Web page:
Also, I’ll just tell you now: you can talk to me about it. Online or off. But I don’t particularly plan on talking about it a lot, especially here on the blog or Twitter—mainly because I don’t think it fits my self-imposed criteria of entertaining, interesting, or original. I may just refer people back to this post. But it’s out there now for the world to see, and especially for me to know that the world can see it.

Well. Here we are.

  1. None of which, as I’ll explain later, cause stuttering. 
  2. Great for vocabulary building! 
  3. In early 2011 an acquaintance approached me at a social gathering. “Now, don’t hate me,” she said cautiously. “But what did you think of The King’s Speech?” How many movie review requests do you suppose begin like that? (I thought the movie was a pretty accurate representation of what it’s like to stutter, and I liked it quite a lot.) 
  4. Usually. Sometimes the shitty ways people treat each other affects me so much that I have to make a conscious choice to “turn off” my empathy for a while. It’s weird. I already explained that I’ve got issues. 

Recipe for Resolutions

A lot of people think New Year’s resolutions are for losers. “Hey,” they think, “Why do I need a new year to make a change in my life? I don’t even know what month it is, anyway. I love frozen yogurt any time of year. Should I call it ‘fro-yo’ or ‘frogurt’? Both names are great! I’m so lonely!”

Well, I have good news for those people: You should call it “fro-yo”.

Also, New Year’s is a good time to reevaluate your life because it is a time. It’s completely arbitrary, and that’s what makes it work. All the best, most effective stuff is arbitrary. Take the U.S. Congress… please!

You’re probably thinking, “OK, Conlan. You’ve convinced me that New Year’s resolutions are a good idea. But—I’m embarrassed to admit—I don’t know how to make a New Year’s resolution. Can you help me?”

The answer is no, of course. I don’t even know you. (Or, if I do know you, I probably don’t want to know you. So the answer is not so much “no, I can’t,” but more “no, I won’t.”) But I can help you help yourself. Here is your recipe for success:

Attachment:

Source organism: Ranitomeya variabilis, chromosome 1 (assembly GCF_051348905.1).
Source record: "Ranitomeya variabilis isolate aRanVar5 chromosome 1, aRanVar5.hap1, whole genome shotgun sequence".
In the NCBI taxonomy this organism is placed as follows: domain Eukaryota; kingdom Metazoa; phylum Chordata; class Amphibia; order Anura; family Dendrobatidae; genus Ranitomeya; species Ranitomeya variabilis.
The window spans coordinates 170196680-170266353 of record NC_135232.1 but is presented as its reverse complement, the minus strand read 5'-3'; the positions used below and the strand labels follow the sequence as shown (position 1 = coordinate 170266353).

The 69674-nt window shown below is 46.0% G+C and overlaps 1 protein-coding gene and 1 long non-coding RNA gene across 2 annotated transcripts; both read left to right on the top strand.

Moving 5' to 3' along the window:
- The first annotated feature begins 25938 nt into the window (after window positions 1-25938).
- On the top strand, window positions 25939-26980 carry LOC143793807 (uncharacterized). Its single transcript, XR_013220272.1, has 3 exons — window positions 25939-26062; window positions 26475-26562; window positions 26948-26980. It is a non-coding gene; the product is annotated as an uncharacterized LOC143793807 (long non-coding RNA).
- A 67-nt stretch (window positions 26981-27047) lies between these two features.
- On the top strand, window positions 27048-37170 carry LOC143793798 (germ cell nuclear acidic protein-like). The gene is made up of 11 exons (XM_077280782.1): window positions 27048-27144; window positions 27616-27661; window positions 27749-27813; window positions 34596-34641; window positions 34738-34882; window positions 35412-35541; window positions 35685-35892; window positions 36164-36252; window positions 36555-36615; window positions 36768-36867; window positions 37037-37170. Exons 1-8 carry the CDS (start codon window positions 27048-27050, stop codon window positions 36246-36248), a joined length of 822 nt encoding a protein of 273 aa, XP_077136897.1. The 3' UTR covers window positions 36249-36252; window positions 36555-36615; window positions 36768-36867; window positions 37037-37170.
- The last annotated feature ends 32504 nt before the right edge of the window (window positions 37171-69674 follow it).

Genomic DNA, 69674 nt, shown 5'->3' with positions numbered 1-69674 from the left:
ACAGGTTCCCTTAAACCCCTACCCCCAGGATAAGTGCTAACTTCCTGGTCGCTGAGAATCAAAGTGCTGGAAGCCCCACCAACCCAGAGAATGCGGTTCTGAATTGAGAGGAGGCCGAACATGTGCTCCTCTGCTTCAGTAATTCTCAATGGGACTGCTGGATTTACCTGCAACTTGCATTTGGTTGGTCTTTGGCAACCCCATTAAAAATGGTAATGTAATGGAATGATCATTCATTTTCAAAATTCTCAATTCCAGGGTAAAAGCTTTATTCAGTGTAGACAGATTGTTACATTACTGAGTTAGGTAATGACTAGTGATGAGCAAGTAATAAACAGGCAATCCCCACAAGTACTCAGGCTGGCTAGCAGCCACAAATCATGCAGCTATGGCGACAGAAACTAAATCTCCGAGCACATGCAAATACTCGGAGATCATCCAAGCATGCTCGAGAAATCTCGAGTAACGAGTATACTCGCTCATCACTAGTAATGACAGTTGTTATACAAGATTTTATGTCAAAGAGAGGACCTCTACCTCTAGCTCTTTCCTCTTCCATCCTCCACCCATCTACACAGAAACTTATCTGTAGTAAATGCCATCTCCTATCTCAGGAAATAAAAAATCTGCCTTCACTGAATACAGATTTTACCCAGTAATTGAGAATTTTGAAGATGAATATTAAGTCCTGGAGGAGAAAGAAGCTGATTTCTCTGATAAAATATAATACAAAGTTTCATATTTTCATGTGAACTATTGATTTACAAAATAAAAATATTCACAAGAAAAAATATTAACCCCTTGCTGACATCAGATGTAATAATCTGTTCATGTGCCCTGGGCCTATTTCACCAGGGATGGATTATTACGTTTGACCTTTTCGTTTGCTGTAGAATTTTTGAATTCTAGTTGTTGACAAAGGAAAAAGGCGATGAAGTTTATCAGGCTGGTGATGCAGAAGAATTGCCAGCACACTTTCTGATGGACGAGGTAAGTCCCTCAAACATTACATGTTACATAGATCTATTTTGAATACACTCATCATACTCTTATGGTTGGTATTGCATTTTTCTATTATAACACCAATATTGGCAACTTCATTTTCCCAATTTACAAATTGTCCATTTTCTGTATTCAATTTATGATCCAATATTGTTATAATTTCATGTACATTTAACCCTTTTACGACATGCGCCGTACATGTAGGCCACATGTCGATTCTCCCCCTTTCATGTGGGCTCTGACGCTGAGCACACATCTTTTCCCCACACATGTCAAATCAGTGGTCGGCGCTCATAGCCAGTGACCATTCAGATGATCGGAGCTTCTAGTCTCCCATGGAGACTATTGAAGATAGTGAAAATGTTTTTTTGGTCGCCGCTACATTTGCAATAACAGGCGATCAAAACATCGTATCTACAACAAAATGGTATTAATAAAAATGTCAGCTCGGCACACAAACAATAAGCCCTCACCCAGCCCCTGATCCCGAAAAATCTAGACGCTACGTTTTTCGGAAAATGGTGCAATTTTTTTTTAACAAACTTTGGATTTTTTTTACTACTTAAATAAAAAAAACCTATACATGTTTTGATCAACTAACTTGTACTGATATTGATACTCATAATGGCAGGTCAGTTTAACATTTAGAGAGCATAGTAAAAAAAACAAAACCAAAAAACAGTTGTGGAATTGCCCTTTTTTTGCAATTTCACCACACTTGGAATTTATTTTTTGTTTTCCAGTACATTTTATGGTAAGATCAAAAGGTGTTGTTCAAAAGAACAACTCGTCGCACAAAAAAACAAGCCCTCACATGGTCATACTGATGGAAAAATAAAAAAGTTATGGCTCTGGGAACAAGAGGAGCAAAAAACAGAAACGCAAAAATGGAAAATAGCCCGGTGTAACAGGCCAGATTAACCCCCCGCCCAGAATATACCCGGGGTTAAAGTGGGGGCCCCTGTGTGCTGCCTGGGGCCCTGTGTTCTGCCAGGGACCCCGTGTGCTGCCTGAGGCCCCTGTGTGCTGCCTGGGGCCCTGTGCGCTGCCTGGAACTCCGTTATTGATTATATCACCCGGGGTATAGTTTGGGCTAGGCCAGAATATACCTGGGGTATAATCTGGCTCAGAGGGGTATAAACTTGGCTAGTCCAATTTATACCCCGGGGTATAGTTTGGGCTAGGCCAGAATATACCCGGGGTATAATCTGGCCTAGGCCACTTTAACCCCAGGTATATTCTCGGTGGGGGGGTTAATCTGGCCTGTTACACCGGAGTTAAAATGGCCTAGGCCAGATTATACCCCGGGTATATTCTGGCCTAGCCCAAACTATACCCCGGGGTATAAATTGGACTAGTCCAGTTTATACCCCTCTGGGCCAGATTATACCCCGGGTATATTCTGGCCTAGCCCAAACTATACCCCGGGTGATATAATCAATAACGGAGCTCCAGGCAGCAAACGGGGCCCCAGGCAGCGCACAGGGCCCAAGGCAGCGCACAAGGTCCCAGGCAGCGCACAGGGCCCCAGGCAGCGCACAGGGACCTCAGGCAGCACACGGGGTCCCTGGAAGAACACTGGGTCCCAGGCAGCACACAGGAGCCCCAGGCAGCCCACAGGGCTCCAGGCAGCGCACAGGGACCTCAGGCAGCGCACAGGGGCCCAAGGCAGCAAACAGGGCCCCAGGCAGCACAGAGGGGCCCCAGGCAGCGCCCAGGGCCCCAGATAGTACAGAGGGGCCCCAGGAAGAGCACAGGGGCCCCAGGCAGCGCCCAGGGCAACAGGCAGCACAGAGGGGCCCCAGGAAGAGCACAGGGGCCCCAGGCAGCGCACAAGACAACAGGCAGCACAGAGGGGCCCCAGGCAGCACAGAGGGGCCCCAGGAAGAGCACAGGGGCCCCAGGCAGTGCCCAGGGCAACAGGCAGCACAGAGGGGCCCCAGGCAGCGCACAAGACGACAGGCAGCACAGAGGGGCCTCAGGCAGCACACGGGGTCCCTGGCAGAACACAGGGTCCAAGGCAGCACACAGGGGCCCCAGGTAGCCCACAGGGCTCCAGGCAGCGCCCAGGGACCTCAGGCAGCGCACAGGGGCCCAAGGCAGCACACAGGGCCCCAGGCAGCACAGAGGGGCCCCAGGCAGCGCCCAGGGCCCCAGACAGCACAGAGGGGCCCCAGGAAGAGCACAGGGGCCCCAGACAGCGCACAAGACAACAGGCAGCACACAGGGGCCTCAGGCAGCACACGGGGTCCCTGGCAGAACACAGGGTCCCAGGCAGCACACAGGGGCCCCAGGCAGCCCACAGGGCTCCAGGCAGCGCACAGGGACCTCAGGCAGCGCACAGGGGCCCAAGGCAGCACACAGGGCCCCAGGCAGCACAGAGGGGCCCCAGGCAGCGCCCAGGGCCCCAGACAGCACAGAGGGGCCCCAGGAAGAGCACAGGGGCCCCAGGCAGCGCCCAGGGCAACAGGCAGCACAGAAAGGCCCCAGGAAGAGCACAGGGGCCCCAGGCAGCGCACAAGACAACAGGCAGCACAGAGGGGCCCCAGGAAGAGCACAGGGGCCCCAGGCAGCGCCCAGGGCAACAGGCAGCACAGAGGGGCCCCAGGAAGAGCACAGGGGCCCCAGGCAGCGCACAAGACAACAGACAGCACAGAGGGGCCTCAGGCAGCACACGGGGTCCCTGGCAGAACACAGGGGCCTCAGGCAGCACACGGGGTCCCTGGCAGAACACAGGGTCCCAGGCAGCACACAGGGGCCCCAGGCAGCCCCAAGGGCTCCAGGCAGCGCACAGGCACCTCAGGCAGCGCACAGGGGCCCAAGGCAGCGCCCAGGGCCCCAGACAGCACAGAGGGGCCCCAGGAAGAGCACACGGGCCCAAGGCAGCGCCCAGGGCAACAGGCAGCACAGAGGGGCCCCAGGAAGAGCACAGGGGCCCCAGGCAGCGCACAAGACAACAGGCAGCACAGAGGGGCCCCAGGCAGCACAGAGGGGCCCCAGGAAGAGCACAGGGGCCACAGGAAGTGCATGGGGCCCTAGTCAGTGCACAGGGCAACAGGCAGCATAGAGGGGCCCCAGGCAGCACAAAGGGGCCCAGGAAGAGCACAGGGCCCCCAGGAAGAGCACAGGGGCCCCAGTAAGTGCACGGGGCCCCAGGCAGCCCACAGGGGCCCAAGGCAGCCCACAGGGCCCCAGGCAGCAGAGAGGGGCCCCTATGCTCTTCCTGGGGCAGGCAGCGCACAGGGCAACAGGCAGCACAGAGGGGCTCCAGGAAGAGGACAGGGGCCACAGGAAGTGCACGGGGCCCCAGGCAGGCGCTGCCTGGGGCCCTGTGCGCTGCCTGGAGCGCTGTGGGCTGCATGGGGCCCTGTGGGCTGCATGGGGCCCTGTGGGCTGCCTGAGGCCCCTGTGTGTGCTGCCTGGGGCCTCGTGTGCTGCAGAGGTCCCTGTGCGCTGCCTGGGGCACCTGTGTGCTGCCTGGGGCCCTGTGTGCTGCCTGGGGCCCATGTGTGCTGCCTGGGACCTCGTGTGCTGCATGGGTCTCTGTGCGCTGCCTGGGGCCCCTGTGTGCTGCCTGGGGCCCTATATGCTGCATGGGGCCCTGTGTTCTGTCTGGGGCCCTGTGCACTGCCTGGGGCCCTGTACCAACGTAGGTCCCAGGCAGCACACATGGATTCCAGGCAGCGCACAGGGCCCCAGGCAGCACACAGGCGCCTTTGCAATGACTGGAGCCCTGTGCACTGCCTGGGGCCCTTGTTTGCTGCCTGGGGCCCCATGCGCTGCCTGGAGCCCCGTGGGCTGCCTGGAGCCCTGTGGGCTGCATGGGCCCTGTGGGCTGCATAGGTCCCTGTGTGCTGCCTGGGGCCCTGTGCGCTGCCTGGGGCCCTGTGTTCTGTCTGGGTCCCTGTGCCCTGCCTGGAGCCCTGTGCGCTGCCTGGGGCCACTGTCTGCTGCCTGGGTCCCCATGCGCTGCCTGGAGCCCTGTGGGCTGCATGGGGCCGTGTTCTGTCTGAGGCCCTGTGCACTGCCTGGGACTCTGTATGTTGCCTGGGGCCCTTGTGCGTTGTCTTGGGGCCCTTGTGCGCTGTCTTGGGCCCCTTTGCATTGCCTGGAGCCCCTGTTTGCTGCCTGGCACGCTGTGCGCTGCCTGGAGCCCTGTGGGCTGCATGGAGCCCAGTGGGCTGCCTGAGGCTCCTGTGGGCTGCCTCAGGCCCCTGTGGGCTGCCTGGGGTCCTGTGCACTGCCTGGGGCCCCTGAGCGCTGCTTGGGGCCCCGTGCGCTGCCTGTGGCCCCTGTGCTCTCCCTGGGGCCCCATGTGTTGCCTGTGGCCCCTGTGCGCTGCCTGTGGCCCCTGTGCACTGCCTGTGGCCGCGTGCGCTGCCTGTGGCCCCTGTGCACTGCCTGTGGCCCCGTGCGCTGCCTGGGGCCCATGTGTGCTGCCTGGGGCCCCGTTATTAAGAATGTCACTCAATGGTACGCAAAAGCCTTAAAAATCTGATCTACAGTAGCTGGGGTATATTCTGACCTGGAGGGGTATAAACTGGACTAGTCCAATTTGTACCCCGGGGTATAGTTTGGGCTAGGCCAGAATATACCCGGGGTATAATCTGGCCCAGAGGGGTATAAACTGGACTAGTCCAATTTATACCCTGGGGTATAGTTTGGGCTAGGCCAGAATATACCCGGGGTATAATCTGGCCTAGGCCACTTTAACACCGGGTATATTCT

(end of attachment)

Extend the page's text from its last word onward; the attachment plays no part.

• 1 pencil with eraser (everybody makes mistakes!)
  • 1 spiral notebook, wide-ruled
  • 1 pack of 3×5 notecards, blank (for “resolution-storming”)
  • 1 cupcake (for ritual cupcake sacrifice)
  • 1 roll of duct tape (just in case)
  • 1 garbage bag
  • 1 butcher knife (for chopping)
  • 1 large bottle of bleach (for destroying the evidence)


  1. Spread out all the ingredients on the drafting table in your bunker.
  2. Take off your pants (leave your underwear on). You can resolve better when you are unencumbered.
  3. Assume the “thinking pose”: clasp your hands together, but with your index fingers extended. Touch your fingers to your lips. Alternately, if you have a beard, stroke it gingerly. I said, GINGERLY.
  4. Think. Consider the different areas of your life (work, family, TV, Facebook, and breakdancing) and think about how you suck in each area.
  5. Write down all the ways you suck in your spiral notebook (henceforth known as your Life Inventory Journal).
  6. Think about the ways you can suck less in each area of your life (fitness, bathroom etiquette, shoe size, Chinese finger traps, and healthy eating) and then—here is the tricky part—write down these resolutions on the notecards (one resolution per card, please).
  7. Arrange each solution notecard in a circle on your table.
  8. Place your Life Inventory Journal in the center of the circle, and then place your cupcake on top of your Life Inventory Journal.
  9. Violently smash the cupcake with your hand or hoof.
  10. Chop something with the butcher knife.
  11. Brush everything on the table (notecards, journal, smashed cupcake, broken dreams) into the garbage bag, and set the bag aside.
  12. Pour the entire bottle of bleach all over the table.
  13. Bask in the cleansing destruction.
  14. Put the garbage bag into your escape chute and blast it off into outerspace.
  15. Live your BEST LIFE.

And that’s how I help you help yourself.

Happy New Year, everybody.